Self-Experimentation, Dogged and Useful

Studying himself, Piotr Wozniak, a Polish computer programmer, learned some useful things:

In 1985, he divided his database into three equal sets and created schedules for studying each of them. One of the sets he studied every five days, another every 18 days, and the third at expanding intervals, increasing the period between study sessions each time he got the answers right. This experiment proved that Wozniak’s first hunch was too simple. On none of the tests did his recall show significant improvement over the naive methods of study he normally used. But he was not discouraged and continued making ever more elaborate investigations of study intervals, changing the second interval to two days, then four days, then six days, and so on. Then he changed the third interval, then the fourth, and continued to test and measure, measure and test, for nearly a decade.

Based on his results he created a popular program called SuperMemo.

Wozniak has ridden SuperMemo into uncharted regions of self-experimentation. In 1999, he started making a detailed record of his hours of sleep, and now he’s working to correlate that data with his daily performance on study repetitions. . . . Wozniak has also invented a way to apply his learning system to his intake of unstructured information from books and articles, winnowing written material down to the type of discrete chunks that can be memorized, and then scheduling them for efficient learning.

Thanks to John Kounios, Robert Simmons, and Navanit Arakeri.

3 Replies to “Self-Experimentation, Dogged and Useful”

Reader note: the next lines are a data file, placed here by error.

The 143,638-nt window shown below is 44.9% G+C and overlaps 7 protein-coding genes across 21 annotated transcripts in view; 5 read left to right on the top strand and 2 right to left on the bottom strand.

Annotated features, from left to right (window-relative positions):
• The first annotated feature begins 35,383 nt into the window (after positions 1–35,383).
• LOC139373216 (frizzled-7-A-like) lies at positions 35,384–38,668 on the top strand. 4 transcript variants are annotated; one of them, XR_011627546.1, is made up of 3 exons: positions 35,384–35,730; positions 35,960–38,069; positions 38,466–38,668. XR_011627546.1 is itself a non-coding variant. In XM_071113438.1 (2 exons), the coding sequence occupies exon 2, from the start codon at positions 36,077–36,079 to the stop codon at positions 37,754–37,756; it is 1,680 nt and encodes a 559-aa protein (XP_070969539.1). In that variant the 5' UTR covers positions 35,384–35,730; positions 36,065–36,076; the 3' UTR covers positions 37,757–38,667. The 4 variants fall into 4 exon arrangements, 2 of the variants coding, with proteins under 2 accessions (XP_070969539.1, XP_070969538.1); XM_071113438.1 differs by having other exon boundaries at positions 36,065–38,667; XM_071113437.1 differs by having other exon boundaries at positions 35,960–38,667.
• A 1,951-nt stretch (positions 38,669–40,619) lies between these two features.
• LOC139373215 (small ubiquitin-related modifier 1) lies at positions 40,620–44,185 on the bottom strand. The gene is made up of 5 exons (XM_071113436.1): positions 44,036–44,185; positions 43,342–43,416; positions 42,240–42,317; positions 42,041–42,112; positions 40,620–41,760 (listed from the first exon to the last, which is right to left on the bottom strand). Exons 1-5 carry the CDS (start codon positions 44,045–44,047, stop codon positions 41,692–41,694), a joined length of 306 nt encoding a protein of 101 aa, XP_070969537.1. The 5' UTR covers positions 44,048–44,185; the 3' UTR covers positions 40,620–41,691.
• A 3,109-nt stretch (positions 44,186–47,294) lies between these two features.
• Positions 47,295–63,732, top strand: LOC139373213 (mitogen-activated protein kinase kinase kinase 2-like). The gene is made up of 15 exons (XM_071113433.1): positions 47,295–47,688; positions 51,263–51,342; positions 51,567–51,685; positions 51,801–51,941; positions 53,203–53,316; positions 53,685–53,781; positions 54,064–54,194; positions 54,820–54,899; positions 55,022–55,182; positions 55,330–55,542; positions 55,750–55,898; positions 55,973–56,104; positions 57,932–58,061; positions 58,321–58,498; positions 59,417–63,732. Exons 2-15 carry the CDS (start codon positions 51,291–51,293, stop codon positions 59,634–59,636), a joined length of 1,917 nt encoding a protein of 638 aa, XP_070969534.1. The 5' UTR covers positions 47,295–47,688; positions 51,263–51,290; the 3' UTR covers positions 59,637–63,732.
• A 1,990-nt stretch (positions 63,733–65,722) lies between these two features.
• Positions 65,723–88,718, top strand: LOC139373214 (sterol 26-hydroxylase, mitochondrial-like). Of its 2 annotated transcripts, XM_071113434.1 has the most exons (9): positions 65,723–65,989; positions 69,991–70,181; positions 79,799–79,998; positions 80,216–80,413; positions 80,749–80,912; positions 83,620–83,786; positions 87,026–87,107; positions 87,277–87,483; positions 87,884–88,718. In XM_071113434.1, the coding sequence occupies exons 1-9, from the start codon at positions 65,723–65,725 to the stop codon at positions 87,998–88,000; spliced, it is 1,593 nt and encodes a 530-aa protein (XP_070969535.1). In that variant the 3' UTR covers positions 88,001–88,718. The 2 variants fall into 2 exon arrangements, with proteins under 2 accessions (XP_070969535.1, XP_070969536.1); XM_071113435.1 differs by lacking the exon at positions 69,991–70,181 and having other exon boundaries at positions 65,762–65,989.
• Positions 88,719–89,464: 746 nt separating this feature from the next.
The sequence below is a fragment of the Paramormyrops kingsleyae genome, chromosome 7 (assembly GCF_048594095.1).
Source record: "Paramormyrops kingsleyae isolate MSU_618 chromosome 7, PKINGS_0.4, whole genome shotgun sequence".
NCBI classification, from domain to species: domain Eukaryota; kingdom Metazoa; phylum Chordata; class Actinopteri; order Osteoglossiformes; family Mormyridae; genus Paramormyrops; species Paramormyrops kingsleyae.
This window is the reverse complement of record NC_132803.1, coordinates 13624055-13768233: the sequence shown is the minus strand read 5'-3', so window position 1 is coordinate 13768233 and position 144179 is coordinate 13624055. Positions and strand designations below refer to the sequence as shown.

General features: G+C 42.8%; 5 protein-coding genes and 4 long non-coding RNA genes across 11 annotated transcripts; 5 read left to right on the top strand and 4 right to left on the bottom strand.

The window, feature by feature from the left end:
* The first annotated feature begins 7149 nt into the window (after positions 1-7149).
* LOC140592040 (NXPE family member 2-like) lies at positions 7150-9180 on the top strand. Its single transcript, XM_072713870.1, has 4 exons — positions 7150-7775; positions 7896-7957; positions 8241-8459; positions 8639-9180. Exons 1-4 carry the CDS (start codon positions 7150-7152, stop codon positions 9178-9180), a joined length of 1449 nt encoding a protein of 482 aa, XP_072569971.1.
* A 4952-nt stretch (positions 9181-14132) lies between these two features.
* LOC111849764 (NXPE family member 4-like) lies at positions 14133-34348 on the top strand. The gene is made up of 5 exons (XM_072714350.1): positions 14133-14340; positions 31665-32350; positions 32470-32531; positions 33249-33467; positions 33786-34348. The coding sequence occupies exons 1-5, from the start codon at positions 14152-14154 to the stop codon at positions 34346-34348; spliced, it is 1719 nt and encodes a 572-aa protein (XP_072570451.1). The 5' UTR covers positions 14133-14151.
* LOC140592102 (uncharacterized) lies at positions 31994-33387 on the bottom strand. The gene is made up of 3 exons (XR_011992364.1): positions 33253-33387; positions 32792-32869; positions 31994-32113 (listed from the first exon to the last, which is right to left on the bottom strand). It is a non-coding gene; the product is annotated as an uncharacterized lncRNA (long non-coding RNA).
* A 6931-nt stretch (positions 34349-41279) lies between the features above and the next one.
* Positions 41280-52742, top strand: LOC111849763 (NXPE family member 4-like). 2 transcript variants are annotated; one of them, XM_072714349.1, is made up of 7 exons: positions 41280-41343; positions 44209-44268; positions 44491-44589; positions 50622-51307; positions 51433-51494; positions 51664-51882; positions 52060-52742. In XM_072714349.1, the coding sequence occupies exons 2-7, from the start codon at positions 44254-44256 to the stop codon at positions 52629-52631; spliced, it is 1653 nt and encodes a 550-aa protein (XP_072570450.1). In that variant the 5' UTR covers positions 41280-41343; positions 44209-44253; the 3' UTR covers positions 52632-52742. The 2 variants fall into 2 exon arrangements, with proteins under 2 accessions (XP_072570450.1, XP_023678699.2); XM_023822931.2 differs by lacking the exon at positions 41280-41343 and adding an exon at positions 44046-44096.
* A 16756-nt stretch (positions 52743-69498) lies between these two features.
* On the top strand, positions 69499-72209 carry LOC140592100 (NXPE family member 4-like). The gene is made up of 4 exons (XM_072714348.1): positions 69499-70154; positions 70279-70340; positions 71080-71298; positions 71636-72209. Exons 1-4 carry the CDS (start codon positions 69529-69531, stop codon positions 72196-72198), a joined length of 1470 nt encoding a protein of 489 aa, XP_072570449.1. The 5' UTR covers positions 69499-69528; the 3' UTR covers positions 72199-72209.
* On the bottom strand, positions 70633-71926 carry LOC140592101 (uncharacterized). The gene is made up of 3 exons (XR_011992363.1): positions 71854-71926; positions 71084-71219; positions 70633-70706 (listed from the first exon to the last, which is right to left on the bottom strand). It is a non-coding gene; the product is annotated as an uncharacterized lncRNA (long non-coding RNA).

1. That is an extremely cool and provocative article. So, I can’t help but to think about what kind of an effect omega-3 + the “spacing effect” would have together. I’m guessing that maybe omega-3 would “flatten” the forgetting curve a little bit. Maybe I’ll experiment on my kids a little.

  2. There’s also an open-source version of a similar concept, at http://www.mnemosyne-proj.org/. It supports pictures and sounds as well as text, and uses a somewhat older version of the SuperMemo algorithm.

    Personally, when I saw this, I was really excited at first, and then I realized I don’t have much use for jamming my declarative memory full of facts. It would be much more useful to have a way of quickly adding things to your procedural memory: then you could install new eating or exercise habits, or other daily routines. (Let alone the whole, “let’s download Tae Kwon Do and how to fly a helicopter” scenario in the Matrix movies.)

    Know of anybody who’s got software for that? 😉

  3. That site is one of the biggest black hole of consciousness I’ve visited on the net since like the 90’s. The guy is probably mentally ill.

    I used Supermemo for a couple months. The program is analagous to the website. So much crazy crap added in, and it still doesn’t have basic usability features. Content creation is pretty tough, so I think you need dedicated peers to make it work.

    If I were to start doing it again, I’d lower my projected retention rate. It was definitely not working for learning new material–the sets just blew up.

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